The first time I saw a modular synth, I was taken aback by the massive nest of patching cables, seemingly flying off in all directions and connecting various devices with countless knobs and flashing lights, somehow creating all kinds of strange sounds. Coming up in a mostly digital world, such a mass of wiring was somewhat foreign to me. Sure, I had put together studios before, but those kinds of wiring setups were far more linear, at least as far as I was concerned. While I had spent a lot of time with Propellerhead’s Reason, virtually patching together all kinds of sound modules, I couldn’t even begin to compare it to the sight of a rack of analog modular hardware. However, I finally got to sit behind a modular at the NAMM show in Anaheim, California last year, and after just a few moments of fiddling, I was hooked.
Before I knew it, twenty minutes had gone by, and I didn’t want to stop. As Tim Prebble described it, working with modular gear “feels intuitive and immediate, and it rapidly invokes that unconscious feeling of being in the flow…Every time I switch on the modular I find 2-5 hours tends to disappear, as I will get totally lost in the sound.”
“I started building a small modular synth primarily for processing audio,” Prebble explained. “I wanted true analog filters available, with CV, to use with my other analog outboard. But the first three modules I bought were a revelation; within ten seconds of patching them together and hearing what was capable it was like falling in love again with the immediate and raw organic nature of sound.” From my limited time with modulars, I definitely agree. The entire process had a very organic feeling, from patching in the very first cables to tweaking parameters. Having some kind of a control for each and every parameter made it incredibly easy to create new sounds, even for someone like me with absolutely no idea what I’m doing.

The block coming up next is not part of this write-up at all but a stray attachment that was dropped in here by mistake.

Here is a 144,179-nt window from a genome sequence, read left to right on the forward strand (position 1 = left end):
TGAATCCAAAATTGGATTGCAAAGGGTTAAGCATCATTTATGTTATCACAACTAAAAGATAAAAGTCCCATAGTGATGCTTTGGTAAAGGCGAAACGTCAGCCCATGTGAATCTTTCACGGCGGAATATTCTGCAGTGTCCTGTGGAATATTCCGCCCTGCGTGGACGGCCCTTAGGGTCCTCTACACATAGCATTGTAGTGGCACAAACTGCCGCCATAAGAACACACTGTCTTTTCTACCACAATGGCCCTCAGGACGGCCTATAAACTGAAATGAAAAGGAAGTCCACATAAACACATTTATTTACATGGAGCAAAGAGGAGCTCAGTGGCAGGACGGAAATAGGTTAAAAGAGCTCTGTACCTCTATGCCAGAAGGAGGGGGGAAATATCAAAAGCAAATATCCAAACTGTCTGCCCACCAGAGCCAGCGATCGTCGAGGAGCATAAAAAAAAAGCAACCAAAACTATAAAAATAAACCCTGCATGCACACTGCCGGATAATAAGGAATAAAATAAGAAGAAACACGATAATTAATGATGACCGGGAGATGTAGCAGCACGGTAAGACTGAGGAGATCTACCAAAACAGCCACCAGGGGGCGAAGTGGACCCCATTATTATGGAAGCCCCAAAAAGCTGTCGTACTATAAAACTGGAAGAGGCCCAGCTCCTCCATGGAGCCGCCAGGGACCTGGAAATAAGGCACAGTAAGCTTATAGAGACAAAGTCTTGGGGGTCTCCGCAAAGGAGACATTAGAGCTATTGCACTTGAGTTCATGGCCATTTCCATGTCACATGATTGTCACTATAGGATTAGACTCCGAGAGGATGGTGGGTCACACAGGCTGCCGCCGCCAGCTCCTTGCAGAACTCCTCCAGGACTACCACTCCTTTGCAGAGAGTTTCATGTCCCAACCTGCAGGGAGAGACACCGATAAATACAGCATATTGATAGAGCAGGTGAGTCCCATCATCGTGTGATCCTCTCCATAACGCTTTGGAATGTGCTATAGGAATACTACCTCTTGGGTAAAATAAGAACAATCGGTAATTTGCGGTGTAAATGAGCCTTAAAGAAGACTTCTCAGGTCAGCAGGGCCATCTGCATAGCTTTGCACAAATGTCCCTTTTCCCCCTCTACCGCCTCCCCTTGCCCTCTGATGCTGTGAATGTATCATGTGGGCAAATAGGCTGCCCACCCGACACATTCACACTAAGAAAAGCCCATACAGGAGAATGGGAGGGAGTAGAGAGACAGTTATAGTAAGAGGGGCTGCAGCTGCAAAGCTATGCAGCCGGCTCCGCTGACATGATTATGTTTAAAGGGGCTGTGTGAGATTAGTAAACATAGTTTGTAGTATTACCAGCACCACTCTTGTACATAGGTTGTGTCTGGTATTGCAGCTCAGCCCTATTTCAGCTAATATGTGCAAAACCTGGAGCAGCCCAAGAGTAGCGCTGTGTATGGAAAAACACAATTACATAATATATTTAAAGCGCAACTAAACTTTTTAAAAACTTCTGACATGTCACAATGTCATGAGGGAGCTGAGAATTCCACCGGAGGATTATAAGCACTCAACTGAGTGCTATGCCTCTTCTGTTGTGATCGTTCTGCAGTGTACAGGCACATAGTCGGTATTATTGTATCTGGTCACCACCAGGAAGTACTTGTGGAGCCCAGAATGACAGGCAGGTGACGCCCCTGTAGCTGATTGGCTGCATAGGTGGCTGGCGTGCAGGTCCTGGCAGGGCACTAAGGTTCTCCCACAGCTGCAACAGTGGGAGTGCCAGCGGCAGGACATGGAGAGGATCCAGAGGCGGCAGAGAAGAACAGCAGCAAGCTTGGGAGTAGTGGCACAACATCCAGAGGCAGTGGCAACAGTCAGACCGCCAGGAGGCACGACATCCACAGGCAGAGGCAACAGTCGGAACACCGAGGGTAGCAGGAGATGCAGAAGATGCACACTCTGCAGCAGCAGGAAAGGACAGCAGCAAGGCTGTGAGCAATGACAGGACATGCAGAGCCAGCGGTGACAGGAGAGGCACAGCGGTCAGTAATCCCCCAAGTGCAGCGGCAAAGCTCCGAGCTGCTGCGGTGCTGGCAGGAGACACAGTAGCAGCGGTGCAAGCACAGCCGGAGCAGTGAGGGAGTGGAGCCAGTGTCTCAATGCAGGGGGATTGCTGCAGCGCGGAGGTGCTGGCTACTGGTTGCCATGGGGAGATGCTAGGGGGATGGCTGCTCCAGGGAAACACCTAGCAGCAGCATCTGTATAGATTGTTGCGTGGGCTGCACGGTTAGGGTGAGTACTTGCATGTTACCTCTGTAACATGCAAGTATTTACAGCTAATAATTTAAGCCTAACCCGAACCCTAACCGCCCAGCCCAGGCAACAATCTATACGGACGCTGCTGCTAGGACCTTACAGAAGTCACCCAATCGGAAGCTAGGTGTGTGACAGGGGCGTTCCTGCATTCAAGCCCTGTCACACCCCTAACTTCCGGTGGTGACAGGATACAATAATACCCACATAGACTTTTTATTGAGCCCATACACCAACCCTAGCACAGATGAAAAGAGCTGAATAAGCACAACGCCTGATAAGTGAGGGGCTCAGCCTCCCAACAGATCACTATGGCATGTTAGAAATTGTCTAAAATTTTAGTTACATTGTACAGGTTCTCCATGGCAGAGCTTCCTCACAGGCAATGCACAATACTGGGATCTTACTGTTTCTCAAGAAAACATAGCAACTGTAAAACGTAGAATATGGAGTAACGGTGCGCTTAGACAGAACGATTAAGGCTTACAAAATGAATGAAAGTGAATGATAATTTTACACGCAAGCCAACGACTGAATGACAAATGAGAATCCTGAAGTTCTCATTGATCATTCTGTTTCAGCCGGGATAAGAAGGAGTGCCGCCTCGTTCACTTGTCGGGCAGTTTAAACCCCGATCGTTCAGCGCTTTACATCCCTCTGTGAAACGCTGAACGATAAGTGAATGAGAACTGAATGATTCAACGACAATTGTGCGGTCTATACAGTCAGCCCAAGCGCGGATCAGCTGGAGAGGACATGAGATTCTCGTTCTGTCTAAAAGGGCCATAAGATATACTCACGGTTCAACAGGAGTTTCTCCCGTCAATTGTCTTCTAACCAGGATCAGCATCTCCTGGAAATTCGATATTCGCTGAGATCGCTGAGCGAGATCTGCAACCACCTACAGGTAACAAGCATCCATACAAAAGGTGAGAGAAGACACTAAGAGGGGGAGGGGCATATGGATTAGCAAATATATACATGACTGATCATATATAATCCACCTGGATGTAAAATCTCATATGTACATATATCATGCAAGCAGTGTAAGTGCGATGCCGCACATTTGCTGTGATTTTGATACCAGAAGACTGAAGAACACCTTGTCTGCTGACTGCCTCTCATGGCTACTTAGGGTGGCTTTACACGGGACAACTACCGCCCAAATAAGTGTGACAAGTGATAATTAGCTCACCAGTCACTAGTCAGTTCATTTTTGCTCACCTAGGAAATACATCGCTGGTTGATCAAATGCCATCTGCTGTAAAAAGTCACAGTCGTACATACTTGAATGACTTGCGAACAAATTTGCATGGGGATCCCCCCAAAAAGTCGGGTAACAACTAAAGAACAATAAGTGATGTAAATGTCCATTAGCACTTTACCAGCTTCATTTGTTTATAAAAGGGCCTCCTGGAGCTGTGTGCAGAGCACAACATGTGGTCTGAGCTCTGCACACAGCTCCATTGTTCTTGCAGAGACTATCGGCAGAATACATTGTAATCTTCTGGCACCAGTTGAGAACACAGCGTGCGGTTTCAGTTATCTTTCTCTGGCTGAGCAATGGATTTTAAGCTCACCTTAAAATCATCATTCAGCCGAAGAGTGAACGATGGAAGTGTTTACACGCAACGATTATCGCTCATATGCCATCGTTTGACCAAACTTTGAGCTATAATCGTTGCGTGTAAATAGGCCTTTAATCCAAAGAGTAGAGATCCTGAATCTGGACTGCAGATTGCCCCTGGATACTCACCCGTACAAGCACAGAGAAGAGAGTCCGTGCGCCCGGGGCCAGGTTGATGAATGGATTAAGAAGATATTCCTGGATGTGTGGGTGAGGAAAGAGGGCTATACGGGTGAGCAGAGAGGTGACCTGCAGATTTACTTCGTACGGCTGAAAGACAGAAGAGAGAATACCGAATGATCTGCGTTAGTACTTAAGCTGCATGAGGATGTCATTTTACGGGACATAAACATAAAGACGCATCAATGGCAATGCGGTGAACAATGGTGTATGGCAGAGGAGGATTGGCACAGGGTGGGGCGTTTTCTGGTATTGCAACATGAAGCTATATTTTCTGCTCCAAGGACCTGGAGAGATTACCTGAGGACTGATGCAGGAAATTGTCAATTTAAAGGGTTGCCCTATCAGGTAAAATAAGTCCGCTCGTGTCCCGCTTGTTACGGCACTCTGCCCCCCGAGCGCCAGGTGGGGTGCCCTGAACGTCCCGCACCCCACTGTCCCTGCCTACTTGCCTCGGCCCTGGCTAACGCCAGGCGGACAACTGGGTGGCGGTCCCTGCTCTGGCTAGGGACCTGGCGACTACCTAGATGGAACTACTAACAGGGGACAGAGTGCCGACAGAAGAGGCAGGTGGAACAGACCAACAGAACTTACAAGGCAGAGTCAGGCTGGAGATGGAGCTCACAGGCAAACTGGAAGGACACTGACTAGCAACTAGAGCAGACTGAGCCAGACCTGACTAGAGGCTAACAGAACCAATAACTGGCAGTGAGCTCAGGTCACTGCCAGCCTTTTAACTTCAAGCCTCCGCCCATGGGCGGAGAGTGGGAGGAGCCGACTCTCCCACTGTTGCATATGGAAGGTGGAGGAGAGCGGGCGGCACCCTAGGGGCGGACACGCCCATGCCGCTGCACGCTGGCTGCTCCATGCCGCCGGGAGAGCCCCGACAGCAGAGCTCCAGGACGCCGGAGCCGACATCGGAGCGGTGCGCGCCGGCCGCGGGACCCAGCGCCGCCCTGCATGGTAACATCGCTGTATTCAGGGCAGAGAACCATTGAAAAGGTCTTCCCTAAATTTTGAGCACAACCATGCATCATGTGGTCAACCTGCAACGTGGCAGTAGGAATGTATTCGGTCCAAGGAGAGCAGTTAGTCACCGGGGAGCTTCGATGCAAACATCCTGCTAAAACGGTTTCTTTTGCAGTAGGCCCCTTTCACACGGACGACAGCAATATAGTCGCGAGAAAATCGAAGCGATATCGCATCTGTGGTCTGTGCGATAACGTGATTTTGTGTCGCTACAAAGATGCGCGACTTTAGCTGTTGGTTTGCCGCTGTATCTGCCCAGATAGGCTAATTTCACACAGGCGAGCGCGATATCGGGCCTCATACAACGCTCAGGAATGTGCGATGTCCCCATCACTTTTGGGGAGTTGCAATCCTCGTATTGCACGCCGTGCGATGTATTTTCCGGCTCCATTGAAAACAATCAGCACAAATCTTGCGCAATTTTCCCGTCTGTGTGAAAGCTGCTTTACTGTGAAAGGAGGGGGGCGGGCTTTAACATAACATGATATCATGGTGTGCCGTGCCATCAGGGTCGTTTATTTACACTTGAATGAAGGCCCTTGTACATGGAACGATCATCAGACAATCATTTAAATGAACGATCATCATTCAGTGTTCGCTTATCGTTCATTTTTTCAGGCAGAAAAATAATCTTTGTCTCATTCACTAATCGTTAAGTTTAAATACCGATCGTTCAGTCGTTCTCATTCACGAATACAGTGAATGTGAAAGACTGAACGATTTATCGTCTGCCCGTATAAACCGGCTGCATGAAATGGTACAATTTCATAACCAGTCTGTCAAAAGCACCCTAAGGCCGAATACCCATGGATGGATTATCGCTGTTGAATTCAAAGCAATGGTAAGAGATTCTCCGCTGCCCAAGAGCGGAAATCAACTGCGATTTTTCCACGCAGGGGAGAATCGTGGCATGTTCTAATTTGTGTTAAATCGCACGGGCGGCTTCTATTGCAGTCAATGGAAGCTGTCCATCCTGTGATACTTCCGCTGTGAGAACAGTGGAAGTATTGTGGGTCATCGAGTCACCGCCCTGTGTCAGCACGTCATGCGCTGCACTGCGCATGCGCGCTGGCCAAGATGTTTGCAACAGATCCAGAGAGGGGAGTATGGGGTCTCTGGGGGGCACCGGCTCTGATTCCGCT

Once you start understanding the basics, altering the sounds becomes somewhat of a second-nature, while also holding on to that feeling of constant discovery each time you change something. This ability to work uninterrupted with analog modulars may be on of their most powerful aspects. “Digital, especially Arduino, is very tempting as it makes it relatively easy to set up new features,” software and electrical engineer Paul Geffen told me. “But once the idea is in code and loaded on the board, it’s hard or impossible to change it without another round of programming. That interrupts the flow.” When dealing with an analog modular, one can simply re-wire on the fly, changing the behavior of the modules, altering the sound, and creating something brand new.
Based on my own experiences and having spoken to a few different users, I’ve found that working with modulars makes you work and think differently. Since there’s no simple way to “recall” a patch like on a normal synth, the workflow is somewhat different. Working with a modular requires a combination of planning and experimenting. “[If] I am pursuing a specific sound (for example recreating sound for archival footage of the atom bomb USA dropped on Hiroshima, for the film “Emperor”) then it involves thinking and theorising how I might make that sound and then patching a version, performing with it & listening to variations and then evolving it,” said Prebble. “If for a specific music purpose I imagine & evolve a patch…. but sometimes it is simply experimental, finding sounds, tonality or trying different architectures and playing with the results.
“I like analog and modular because that’s how I like to work,” explains Geffen. “I want to explore and discover by following my intuition. Digital forces me to think ahead and plan.” This process of experimenting was echoed by many of the others I spoke to. One of the people I chatted with a the modular booth at NAMM would get a patch up and running, pull a few cords and say “Now let’s see what else we can make it do!” Even for me, an admitted novice, the freedom to simply start plugging things in and playing around was a refreshing change in pace. As Tim Prebble told me, “It takes time to become familiar with each individual aspect of it, but the ramifications of what is possible through patching is infinite…”
Special thanks to Tim Prebble and Paul Geffen for taking some time to talk to me about modular synths.